The Innovation Cycle
All innovation is not created equal. This article identifies three different types, in chronological order:
- Empowering innovations “transform complicated and costly products available to a few into simpler, cheaper products available to the many.”
- Sustaining innovations “replace old products with new models.”
- Efficiency innovations “reduce the cost of making and distributing existing products and services.”
Something is empowering (the Model T created a whole new thing we could buy), then it continues as sustaining (a newer model car is better, but most people still only buy one car), then it undergoes multiple rounds of efficiency (using cheaper steel to make the car).
The first two types of innovation create jobs, while the last one eliminates them. The more efficiently we can make something, the less people we need to do it.
So efficiency is bad? Nope, it serves a purpose:
Efficiency innovations also emancipate capital. Without them, much of an economy’s capital is held captive on balance sheets, with no way to redeploy it as fuel for new, empowering innovations.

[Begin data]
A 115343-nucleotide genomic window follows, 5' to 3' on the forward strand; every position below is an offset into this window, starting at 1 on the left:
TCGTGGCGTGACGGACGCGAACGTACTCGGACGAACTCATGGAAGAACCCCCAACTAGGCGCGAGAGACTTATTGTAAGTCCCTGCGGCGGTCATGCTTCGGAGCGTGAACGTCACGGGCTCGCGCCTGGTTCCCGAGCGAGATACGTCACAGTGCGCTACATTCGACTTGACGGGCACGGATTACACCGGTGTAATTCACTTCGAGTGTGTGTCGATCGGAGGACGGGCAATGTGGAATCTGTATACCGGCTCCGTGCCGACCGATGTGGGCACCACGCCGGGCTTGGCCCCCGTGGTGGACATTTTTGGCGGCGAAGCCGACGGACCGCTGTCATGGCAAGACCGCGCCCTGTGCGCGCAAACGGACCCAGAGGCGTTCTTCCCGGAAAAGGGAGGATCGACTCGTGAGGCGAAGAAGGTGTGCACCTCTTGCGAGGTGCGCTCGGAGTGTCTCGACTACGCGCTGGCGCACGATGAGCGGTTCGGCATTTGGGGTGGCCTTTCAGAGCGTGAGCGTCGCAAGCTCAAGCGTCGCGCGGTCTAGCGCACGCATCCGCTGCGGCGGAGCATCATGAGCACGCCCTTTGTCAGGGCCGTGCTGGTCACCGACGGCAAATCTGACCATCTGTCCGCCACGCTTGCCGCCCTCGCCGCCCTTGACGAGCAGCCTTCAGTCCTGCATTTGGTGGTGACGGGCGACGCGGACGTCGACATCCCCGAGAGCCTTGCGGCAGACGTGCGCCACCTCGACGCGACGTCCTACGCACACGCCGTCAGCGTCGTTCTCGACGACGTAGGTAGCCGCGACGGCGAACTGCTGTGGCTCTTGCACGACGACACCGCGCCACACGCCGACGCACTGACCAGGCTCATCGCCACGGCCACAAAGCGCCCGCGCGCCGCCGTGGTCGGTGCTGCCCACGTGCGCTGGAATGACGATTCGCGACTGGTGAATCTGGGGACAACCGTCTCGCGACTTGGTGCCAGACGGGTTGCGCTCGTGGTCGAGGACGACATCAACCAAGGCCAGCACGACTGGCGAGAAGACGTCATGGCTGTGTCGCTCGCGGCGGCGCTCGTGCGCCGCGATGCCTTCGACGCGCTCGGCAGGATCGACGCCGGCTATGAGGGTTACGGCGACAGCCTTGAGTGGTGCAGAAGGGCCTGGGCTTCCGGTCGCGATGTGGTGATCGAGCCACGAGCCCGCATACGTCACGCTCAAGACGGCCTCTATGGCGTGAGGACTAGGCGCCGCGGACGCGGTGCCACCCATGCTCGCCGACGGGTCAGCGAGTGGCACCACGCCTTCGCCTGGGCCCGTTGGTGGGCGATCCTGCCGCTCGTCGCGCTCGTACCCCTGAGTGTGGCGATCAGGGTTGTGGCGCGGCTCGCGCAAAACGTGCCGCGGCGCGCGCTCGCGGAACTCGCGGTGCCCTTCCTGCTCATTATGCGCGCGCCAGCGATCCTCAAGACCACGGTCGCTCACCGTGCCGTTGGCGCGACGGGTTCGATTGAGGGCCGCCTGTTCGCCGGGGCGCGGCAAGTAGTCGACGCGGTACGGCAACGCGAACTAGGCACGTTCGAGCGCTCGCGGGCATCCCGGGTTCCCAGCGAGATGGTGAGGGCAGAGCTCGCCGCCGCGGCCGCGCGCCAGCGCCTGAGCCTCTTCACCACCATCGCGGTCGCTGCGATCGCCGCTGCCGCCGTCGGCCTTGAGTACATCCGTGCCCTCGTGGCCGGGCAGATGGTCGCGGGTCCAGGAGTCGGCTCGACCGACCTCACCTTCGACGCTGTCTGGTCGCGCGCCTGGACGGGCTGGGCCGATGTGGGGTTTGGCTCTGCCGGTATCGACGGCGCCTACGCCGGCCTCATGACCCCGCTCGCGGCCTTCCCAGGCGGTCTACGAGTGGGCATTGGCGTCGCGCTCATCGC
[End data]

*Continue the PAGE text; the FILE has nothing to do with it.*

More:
The idea is that we take the savings we gain from efficiency innovations and plow them into R&D to find the next greatest empowering innovation which becomes a job-creating engine.
Bad things happen to the American worker if businesses simply horde the money they gained from efficiency. The hope is that competing companies continue to innovate, so every company has to plow money back into creating empowering innovations just to keep up.
With any luck, the cycle starts over again.